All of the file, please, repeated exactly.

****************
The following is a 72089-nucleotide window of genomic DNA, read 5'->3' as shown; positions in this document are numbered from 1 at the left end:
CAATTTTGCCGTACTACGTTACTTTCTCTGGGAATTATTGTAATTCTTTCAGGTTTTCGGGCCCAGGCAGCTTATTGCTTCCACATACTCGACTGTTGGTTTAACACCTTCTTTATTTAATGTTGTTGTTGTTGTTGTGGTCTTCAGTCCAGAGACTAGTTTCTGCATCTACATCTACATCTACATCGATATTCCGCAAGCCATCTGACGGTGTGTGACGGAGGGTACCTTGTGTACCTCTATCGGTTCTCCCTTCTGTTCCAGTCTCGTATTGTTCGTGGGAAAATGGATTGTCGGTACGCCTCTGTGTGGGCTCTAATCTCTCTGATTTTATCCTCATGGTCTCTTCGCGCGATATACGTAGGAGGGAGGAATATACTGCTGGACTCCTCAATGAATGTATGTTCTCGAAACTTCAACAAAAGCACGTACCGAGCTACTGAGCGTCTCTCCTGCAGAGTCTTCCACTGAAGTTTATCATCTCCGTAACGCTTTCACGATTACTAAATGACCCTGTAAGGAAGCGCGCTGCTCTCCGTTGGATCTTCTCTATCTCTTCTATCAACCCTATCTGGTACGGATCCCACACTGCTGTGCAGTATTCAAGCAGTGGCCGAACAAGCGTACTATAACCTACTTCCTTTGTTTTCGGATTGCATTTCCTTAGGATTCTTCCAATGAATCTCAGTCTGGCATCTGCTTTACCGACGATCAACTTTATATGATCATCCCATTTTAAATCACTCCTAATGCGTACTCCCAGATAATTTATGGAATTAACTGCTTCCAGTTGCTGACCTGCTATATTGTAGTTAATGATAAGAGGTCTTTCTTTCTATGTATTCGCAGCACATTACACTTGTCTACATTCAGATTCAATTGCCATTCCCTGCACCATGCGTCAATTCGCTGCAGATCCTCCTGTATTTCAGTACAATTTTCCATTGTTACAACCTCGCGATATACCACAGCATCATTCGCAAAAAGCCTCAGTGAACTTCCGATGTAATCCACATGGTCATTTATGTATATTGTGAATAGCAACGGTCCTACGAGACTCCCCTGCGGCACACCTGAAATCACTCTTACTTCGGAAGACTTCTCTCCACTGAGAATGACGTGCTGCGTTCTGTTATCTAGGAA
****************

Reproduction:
The following is a 72089-nucleotide window of genomic DNA, read 5'->3' as shown; positions in this document are numbered from 1 at the left end:
CAATTTTGCCGTACTACGTTACTTTCTCTGGGAATTATTGTAATTCTTTCAGGTTTTCGGGCCCAGGCAGCTTATTGCTTCCACATACTCGACTGTTGGTTTAACACCTTCTTTATTTAATGTTGTTGTTGTTGTTGTGGTCTTCAGTCCAGAGACTAGTTTCTGCATCTACATCTACATCTACATCGATATTCCGCAAGCCATCTGACGGTGTGTGACGGAGGGTACCTTGTGTACCTCTATCGGTTCTCCCTTCTGTTCCAGTCTCGTATTGTTCGTGGGAAAATGGATTGTCGGTACGCCTCTGTGTGGGCTCTAATCTCTCTGATTTTATCCTCATGGTCTCTTCGCGCGATATACGTAGGAGGGAGGAATATACTGCTGGACTCCTCAATGAATGTATGTTCTCGAAACTTCAACAAAAGCACGTACCGAGCTACTGAGCGTCTCTCCTGCAGAGTCTTCCACTGAAGTTTATCATCTCCGTAACGCTTTCACGATTACTAAATGACCCTGTAAGGAAGCGCGCTGCTCTCCGTTGGATCTTCTCTATCTCTTCTATCAACCCTATCTGGTACGGATCCCACACTGCTGTGCAGTATTCAAGCAGTGGCCGAACAAGCGTACTATAACCTACTTCCTTTGTTTTCGGATTGCATTTCCTTAGGATTCTTCCAATGAATCTCAGTCTGGCATCTGCTTTACCGACGATCAACTTTATATGATCATCCCATTTTAAATCACTCCTAATGCGTACTCCCAGATAATTTATGGAATTAACTGCTTCCAGTTGCTGACCTGCTATATTGTAGTTAATGATAAGAGGTCTTTCTTTCTATGTATTCGCAGCACATTACACTTGTCTACATTCAGATTCAATTGCCATTCCCTGCACCATGCGTCAATTCGCTGCAGATCCTCCTGTATTTCAGTACAATTTTCCATTGTTACAACCTCGCGATATACCACAGCATCATTCGCAAAAAGCCTCAGTGAACTTCCGATGTAATCCACATGGTCATTTATGTATATTGTGAATAGCAACGGTCCTACGAGACTCCCCTGCGGCACACCTGAAATCACTCTTACTTCGGAAGACTTCTCTCCACTGAGAATGACGTGCTGCGTTCTGTTATCTAGGAA